The recent Constitutional Court decision in Laugh it Off Promotions CC v South African Breweries International (Finance) BV t/a Sabmark International presented the South African judiciary with a unique and
novel challenge. This challenge involved the intersection between the constitutional right to freedom of expression, as provided for in s 16 of the Constitution of the Republic of South Africa, 1996 and the protection of intellectual property rights in terms of s 34(1)(c) of the Trade Mark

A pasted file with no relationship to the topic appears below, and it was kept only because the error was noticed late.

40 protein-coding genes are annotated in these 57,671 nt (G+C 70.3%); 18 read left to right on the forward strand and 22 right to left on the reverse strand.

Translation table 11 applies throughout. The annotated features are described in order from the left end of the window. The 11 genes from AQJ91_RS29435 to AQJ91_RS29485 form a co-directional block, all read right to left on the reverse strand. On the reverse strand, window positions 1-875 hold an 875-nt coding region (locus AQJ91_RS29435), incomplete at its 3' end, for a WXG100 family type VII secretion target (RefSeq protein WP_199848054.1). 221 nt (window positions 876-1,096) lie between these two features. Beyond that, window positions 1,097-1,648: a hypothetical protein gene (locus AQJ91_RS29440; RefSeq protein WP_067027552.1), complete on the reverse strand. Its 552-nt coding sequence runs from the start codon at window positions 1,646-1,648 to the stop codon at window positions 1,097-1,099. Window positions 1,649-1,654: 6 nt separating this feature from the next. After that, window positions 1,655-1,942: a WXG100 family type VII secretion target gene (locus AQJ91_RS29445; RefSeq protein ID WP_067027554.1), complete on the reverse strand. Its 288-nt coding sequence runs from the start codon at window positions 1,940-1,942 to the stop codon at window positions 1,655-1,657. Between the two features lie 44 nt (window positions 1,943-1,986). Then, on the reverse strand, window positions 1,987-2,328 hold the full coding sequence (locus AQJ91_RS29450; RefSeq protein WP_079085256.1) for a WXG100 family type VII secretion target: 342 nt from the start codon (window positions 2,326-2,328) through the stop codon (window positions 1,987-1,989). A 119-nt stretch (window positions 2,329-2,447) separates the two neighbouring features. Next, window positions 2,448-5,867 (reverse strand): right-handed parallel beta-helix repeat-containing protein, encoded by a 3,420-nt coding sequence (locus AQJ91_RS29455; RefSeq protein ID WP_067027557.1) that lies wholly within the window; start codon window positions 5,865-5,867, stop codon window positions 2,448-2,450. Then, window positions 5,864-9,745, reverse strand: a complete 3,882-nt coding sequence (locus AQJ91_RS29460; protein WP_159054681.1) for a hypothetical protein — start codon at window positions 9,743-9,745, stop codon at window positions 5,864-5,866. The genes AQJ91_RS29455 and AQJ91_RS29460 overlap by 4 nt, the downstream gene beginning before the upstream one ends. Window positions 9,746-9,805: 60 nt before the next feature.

Act 194 of 1993. The case highlighted the legal consequences of and issues relating to a phenomenon which has received little, if any, attention in our courts: trade mark parody.